An Australian politician has written in praise of the UK’s new approaches to treating type 2 diabetes that includes low carb and very low calorie dietary interventions.
Janine Freeman, a member of the Parliament of Western Australia and chair of its Parliamentary Education and Health Standing Committee, visited the UK in late January and early February to learn about good practice in preventing and managing the condition.
She said her committee had “serious concerns that the management of type 2 diabetes is poorly understood in the community – in particular that it is often simply accepted as a ‘part of ageing’ or dismissed as ‘beyond my control’.”
But, in a review of her visit in an article on the BMJ Blogs website, she praised the UK’s change in mindset around management of the condition, saying she was impressed by the shift towards management approaches that can induce remission of the condition. Remission of type 2 diabetes is when healthy blood glucose levels are achieved without the need for blood glucose lowering medication.
Writing in the blog, she said: “With over one million Australians currently living with type 2 diabetes and more than 100,000 Australians developing diabetes in the past year, the shift in thinking from medication to treatment that can bring about remission is a welcome development. Equipping our local doctors with knowledge around patient care and treatment options would assist patients and benefit both their health and the health of our economy.”
During the trip, the delegation met with Diabetes Digital Media (DDM) duo Arjun Panesar, CEO and Head of AI, and Charlotte Summers, Chief Operating Officer, as well as GP David Unwin, at his surgery in Southport.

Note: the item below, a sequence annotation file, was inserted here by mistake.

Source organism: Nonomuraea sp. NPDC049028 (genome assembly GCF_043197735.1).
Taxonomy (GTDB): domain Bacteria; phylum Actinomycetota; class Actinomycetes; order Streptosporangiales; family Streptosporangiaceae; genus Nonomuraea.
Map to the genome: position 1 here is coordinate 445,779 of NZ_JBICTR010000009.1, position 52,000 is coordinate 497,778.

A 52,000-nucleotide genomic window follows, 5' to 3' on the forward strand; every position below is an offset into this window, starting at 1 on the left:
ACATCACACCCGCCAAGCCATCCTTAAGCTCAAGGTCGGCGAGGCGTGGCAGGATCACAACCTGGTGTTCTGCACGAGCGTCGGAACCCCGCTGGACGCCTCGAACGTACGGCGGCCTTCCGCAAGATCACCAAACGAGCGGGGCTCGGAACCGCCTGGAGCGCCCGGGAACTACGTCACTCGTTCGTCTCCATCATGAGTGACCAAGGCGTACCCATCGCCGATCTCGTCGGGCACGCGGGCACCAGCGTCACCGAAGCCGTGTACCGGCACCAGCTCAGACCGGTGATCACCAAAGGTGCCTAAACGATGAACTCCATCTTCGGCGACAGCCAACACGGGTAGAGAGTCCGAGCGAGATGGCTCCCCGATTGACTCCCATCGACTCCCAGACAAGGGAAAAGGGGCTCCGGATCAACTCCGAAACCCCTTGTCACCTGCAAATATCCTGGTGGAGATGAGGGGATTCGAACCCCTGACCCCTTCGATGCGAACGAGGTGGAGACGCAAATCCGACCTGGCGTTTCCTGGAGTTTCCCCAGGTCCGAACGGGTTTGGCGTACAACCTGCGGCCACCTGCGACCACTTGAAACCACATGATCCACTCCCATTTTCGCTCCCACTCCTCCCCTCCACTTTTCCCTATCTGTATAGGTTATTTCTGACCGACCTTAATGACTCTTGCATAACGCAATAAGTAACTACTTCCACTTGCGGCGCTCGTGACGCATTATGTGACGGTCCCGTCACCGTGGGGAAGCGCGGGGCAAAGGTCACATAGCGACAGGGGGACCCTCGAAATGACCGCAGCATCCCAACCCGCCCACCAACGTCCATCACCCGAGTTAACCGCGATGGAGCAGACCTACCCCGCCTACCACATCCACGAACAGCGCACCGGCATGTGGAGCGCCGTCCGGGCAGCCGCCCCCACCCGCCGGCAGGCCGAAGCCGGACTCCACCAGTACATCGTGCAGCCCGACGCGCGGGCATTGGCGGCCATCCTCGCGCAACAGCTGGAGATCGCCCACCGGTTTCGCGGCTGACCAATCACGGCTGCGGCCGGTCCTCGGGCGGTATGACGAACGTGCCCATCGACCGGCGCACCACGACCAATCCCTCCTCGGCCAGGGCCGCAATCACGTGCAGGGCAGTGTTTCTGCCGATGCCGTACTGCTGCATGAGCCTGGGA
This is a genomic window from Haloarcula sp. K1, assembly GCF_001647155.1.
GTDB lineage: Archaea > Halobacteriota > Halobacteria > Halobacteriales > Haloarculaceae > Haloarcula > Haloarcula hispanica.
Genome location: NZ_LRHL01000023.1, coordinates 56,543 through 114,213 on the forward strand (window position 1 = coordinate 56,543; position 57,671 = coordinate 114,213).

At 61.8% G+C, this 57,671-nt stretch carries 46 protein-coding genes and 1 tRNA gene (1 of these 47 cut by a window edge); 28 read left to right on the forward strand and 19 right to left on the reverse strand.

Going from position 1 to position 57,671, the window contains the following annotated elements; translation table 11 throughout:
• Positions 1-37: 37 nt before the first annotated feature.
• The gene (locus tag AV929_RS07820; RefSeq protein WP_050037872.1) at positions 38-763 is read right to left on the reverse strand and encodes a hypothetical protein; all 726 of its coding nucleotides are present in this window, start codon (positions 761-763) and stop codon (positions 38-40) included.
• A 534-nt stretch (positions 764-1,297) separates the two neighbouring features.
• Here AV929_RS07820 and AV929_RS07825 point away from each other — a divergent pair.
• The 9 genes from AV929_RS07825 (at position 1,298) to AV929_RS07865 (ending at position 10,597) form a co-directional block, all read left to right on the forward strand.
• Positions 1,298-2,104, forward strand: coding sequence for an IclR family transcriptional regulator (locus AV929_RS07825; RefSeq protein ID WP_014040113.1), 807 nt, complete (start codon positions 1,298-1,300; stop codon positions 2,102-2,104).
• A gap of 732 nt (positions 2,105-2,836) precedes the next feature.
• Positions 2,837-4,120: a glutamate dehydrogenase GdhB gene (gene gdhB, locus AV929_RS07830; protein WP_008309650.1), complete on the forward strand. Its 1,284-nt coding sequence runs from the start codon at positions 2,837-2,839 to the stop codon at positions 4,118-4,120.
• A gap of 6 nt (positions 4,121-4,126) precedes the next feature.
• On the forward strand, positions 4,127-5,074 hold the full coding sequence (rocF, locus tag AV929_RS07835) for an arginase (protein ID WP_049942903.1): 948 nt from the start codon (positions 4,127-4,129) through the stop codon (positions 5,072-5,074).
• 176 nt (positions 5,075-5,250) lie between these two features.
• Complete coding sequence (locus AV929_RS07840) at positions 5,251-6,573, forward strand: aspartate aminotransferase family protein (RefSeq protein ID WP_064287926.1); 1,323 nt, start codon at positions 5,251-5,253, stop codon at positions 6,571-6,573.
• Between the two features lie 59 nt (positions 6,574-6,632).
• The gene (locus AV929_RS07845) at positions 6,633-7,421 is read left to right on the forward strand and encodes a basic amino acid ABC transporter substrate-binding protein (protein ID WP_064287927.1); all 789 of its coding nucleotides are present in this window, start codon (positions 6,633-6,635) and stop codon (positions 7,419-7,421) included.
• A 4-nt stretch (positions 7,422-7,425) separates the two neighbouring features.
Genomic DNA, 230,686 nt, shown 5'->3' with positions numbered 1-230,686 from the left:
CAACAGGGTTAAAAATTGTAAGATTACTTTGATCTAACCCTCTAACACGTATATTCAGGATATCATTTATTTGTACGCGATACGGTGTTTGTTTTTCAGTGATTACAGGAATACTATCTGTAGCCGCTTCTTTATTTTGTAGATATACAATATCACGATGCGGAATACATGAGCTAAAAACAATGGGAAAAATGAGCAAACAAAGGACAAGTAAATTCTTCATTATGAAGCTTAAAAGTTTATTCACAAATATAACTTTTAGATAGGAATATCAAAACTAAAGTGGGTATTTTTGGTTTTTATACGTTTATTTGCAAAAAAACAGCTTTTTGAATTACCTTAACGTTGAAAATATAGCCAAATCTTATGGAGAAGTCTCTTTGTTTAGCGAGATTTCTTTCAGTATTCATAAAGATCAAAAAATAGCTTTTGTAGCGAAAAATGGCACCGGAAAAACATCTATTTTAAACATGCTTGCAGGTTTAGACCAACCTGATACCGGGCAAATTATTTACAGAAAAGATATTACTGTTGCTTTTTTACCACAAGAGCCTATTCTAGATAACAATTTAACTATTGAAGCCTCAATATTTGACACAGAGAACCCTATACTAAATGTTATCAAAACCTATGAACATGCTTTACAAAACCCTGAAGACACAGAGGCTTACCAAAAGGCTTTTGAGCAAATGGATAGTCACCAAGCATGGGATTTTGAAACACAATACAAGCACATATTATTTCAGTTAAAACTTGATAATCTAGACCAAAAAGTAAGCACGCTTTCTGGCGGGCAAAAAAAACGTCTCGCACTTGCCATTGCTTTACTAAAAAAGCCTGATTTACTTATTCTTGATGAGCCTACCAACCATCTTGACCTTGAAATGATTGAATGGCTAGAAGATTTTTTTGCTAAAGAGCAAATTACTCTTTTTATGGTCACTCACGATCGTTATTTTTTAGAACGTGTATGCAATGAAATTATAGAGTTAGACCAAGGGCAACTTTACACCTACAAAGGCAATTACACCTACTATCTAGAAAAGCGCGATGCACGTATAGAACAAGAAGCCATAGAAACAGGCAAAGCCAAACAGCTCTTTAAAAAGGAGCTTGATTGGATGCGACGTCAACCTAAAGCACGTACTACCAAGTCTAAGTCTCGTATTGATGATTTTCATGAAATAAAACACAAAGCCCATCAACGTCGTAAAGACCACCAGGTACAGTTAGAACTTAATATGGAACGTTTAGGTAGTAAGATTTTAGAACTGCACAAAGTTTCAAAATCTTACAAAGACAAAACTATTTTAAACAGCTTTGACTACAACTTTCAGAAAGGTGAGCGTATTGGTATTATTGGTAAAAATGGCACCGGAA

In 2016, Dr Unwin was awarded NHS Innovator of the Year for published research into a low carb diet as an alternative to drug therapy in type 2 diabetes. His GP practice spends £40,000 per year less than expected on drugs for the condition, while at the same time helping up to 50 per cent of people get their diabetes into medication-free remission by dramatically cutting back on both dietary sugar and starchy carbohydrates.
Dr Unwin has already been in touch with the committee, with some Australian GPs having already adopted a low carb approach.
Speaking about the visit, Ms Freeman recalled: “The committee visited Unwin’s surgery where we were privileged to meet three of his patients. They outlined how thrilled they were to be able to take greater control of their type 2 diabetes through adopting a low carbohydrate diet and making lifestyle changes. Many of his patients have been able to discontinue medication, saving the public health system thousands of pounds.”
At a meeting with Professor Roy Taylor, from Newcastle University, the Australians learned about the findings from the DiRECT study, which is demonstrating type 2 diabetes remission through a very low calorie diet followed by an intensive weight maintenance phase. The team also visited Leicester Diabetes Centre, an international centre of excellence in type 2 diabetes research and education.
Summarising the trip, Janine said: “We left the UK impressed with how many of its health practitioners are now focused on patient-centred care, ensuring those diagnosed with type 2 diabetes are fully aware of all their options with respect to treatment and management of the disease. Inclusion of alternative approaches in management guidelines was a promising indication of what might be achieved in Australia.”